Degree of Debt: Tuition-aid gap in public colleges leading to de - KSLA News 12 Shreveport, Louisiana News Weather & Sports

Degree of Debt: Tuition-aid gap in public colleges leading to decades of debt

While some LSUS students can borrow up to six-figures in student loans, financial aid leaders urge them to know what they need before they borrow. (Source: Victoria Shirley, KSLA) While some LSUS students can borrow up to six-figures in student loans, financial aid leaders urge them to know what they need before they borrow. (Source: Victoria Shirley, KSLA)
SHREVEPORT, LA (KSLA) -

In our "Degree of Debt" series of investigative reports, we've been showing you the crushing impact of student loan debt that can last for years and years for students attending for-profit colleges.

But the struggle has also long been felt by public university students and financial aid leaders say state and national trends aren't making it any easier.

45-year-old Ben Moss of Shreveport can attest to that. 

"Just the feeling," said  Moss. "The outside may look OK but....I'm just tired."

That's because even though he has a Bachelor's Degree in Art, a job as a graphic designer and is one hour of credit shy of his Master's Degree, he still can't escape the shadow of his student loan debt.

"I think it's in the neighborhood of $83,000."

Moss said he accrued that by taking out $30,000 at Northwestern State in Natchitoches and then more than doubling that while pursuing his MLA in Animation and Visual Effects at LSU-Shreveport.

He said he needed that much back then because he had no other option.

"I had the highest academic scholarship that Northwestern offered. It still wasn't enough to cover everything," said Moss.

Lisa Pickering has been LSU-Shreveport's Assistant Director of Financial Aid for eight years but has been working in the field of financial aid for the last 18.

She says national and state trends show a bigger gap between tuition and aid.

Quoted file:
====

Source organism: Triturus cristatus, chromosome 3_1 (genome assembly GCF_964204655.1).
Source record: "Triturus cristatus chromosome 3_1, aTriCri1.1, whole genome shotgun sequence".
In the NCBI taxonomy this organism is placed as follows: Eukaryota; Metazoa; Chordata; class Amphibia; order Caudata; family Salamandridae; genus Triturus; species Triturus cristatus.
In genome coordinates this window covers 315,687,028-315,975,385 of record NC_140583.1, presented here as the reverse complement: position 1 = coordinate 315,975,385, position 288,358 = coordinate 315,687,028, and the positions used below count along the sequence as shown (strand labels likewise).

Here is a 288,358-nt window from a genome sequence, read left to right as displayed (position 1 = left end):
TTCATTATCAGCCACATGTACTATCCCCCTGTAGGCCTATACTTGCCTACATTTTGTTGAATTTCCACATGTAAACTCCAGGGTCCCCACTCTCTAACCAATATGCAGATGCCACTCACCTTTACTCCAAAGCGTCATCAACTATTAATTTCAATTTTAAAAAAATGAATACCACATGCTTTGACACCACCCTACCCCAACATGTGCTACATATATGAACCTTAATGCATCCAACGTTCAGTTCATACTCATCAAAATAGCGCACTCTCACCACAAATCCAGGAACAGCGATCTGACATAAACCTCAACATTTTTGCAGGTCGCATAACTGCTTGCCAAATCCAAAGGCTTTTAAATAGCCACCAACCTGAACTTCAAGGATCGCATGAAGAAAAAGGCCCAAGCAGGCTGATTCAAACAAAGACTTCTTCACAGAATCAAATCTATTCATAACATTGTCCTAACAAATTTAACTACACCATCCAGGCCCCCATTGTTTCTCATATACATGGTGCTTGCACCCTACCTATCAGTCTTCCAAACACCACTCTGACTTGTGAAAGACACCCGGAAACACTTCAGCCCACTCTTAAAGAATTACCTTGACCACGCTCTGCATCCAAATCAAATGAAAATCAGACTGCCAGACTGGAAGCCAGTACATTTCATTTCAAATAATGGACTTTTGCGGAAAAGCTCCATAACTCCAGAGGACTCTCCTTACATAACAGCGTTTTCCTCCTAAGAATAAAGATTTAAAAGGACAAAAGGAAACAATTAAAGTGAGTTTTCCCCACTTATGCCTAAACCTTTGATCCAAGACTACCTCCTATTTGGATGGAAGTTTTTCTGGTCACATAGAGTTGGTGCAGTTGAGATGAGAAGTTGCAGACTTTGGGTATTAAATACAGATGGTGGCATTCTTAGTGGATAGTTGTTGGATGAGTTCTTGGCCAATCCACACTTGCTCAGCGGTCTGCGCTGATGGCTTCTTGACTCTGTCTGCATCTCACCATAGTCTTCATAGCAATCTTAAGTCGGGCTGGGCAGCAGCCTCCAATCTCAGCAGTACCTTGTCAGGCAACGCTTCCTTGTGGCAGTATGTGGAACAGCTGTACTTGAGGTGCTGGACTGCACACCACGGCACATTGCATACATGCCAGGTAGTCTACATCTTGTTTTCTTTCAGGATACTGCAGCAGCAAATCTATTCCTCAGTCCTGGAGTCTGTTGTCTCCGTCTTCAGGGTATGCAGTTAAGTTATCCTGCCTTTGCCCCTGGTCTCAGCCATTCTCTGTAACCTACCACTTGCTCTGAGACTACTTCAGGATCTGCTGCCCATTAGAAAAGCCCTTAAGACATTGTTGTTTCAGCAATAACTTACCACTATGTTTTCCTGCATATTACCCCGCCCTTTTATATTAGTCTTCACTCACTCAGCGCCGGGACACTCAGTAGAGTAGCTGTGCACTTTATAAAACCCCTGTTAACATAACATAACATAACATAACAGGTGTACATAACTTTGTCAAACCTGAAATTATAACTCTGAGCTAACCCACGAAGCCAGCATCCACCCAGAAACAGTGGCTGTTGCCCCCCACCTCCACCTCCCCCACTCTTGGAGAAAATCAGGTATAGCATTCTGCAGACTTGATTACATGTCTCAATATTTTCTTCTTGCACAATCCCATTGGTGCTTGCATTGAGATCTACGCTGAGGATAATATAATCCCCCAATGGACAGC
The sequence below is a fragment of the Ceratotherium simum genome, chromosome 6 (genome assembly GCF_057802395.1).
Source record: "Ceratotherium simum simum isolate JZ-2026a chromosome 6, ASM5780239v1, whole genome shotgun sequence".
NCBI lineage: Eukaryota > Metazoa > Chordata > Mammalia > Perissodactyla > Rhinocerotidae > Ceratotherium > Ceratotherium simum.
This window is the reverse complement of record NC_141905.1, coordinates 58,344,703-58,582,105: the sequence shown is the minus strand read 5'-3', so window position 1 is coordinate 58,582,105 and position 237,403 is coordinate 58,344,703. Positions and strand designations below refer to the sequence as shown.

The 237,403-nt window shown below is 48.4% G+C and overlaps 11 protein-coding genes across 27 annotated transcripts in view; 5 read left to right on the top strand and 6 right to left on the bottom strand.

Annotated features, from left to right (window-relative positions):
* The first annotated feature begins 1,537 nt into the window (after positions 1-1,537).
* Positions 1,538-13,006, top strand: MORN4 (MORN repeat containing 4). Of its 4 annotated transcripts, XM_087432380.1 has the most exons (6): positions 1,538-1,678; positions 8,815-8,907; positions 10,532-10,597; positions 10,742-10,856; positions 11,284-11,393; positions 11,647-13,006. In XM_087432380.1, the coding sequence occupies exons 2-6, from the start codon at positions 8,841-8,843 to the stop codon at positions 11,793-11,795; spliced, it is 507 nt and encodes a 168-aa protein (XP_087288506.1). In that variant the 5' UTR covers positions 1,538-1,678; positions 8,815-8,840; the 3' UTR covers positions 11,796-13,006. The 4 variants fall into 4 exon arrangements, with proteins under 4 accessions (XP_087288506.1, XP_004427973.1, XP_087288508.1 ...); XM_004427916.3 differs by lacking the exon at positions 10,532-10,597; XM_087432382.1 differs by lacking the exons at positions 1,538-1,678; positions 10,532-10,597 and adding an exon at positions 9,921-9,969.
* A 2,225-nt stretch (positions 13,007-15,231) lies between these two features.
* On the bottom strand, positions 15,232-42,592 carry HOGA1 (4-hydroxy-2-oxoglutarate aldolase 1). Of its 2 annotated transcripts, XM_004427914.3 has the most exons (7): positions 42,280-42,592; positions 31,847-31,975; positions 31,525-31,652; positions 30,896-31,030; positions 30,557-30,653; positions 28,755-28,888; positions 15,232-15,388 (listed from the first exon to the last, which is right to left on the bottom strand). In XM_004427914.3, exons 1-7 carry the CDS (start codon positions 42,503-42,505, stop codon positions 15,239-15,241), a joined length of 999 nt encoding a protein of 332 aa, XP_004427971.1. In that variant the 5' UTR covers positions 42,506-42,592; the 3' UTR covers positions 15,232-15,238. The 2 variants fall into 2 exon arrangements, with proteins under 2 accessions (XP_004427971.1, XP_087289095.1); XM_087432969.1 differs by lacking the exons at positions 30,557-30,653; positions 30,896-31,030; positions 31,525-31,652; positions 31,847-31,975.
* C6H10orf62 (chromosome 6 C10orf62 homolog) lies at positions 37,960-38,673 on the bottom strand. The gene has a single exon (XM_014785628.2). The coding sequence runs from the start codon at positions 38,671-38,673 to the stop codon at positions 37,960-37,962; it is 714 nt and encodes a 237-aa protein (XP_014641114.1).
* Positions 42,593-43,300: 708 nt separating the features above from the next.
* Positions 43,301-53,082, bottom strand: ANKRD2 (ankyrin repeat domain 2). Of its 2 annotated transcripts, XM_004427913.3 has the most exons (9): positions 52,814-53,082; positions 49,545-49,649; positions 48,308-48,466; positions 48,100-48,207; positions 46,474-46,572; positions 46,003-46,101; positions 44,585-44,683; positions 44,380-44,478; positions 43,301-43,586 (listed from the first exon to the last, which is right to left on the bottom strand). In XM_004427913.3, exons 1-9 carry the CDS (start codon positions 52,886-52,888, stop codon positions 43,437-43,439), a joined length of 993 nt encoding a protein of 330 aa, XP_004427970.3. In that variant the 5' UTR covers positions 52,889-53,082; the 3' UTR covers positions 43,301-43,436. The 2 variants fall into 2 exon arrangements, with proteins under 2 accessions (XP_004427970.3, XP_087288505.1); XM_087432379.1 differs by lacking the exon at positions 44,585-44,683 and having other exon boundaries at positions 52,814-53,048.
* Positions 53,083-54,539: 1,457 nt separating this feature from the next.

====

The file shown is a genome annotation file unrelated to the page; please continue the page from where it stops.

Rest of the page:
"Federal aid doesn't seem to be able to keep up with the rising cost of tuition," Pickering reported.

"We've gotten very little increases on the National Pell Grant, very little increase in student loan funds and state grants and of course, as you know, TOPS has been cut this past year."

To give an example, Pickering referenced LSUS tuition vs. the loans that students can take out.

"Average tuition here at LSU-Shreveport for the Fall Semester is right at $3,600 and another $500 for books. A student could borrow for the semester a maximum of $2,750 and so that does leave a sizable gap."

Pickering said that's bearing in mind that the average LSUS student's debt is actually lower than the national average.

"For the nation, it's right at $29,000. LSUS borrowers are borrowing right at $28,000 when they graduate."

Which then leads to repayment plans, which Moss said can be brutal even under his income-adjusted plan.

"I only make $45,000 a year and that's just not enough if you have other debt and I'm a single parent. I have two daughters, 8 and 11."

 "They somehow think I can afford $400 a month but there's just...there's no way."

At the moment, Moss is in forbearance which allows a debtor to stop making payments or reduce monthly payments for up to 12 months. However, his forbearance is up at the end of this year.